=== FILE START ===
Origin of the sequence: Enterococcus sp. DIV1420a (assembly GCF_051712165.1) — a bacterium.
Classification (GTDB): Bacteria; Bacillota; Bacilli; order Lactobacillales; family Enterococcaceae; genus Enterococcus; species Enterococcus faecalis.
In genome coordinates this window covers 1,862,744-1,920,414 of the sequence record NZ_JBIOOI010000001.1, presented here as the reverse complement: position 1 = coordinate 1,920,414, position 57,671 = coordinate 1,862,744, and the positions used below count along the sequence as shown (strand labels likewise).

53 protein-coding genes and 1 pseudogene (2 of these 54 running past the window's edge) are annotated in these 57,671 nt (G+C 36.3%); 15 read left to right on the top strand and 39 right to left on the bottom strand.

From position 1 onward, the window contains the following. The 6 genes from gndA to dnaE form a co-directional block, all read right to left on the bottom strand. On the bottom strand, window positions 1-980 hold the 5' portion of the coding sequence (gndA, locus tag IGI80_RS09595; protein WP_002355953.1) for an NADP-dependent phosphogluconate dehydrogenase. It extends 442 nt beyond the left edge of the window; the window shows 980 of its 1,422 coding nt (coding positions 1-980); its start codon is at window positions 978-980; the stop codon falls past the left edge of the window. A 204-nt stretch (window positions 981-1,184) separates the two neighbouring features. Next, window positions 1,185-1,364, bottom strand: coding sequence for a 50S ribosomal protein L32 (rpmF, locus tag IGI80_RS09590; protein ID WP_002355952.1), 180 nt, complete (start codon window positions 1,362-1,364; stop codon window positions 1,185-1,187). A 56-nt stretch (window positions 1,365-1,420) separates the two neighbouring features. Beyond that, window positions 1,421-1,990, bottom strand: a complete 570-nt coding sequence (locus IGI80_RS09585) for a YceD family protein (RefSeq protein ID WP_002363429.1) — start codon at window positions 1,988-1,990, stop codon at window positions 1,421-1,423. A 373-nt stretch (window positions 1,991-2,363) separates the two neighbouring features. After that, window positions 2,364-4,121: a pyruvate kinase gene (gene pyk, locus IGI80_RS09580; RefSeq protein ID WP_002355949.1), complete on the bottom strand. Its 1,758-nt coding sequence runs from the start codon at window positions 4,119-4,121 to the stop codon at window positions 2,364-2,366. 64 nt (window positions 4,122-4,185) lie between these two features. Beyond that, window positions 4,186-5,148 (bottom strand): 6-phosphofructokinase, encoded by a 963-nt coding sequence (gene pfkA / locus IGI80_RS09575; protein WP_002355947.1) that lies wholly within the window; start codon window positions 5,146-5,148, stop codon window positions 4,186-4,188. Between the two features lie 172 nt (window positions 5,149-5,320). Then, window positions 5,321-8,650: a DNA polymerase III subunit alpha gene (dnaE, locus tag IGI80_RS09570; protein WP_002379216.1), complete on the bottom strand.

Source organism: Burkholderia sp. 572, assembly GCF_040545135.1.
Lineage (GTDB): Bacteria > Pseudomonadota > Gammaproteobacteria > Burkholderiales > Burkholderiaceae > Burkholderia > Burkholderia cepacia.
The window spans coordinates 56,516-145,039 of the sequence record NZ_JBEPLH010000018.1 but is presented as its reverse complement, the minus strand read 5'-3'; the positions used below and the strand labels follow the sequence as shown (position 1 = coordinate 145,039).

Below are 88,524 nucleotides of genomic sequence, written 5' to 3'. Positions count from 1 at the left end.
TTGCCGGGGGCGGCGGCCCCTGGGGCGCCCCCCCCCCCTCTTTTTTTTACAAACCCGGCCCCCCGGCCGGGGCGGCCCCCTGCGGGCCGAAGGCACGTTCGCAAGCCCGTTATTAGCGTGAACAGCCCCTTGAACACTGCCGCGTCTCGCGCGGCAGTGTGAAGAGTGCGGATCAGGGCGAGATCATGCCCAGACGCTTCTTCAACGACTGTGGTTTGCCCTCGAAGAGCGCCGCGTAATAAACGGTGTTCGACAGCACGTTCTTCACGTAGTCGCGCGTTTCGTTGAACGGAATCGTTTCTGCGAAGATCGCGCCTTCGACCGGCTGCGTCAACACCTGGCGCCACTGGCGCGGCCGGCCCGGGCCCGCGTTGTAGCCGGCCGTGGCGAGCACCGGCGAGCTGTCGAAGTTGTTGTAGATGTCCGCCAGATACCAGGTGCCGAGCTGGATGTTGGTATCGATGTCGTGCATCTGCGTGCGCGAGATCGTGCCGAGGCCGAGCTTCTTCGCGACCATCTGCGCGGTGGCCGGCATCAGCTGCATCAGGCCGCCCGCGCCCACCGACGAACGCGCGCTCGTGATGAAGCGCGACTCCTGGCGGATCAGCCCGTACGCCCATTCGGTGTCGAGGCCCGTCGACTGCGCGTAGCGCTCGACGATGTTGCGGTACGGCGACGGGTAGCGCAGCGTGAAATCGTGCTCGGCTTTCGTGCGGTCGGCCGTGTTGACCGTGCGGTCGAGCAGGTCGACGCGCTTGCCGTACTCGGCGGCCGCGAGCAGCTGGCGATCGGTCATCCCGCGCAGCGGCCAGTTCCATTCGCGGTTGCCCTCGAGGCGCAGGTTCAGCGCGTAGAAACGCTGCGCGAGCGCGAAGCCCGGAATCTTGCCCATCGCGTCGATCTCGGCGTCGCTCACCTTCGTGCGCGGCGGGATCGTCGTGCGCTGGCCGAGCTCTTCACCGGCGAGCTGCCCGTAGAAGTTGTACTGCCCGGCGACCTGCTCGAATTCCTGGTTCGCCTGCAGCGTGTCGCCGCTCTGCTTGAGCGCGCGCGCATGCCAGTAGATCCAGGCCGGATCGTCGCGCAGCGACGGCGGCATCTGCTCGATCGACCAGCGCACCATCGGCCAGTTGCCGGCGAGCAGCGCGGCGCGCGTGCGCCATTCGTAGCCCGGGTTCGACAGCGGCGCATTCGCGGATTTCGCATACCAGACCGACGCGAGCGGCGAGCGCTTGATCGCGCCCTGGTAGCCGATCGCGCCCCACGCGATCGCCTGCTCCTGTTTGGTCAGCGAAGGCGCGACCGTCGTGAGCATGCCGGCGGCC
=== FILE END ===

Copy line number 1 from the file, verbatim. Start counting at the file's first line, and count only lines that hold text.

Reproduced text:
Origin of the sequence: Enterococcus sp. DIV1420a (assembly GCF_051712165.1) — a bacterium.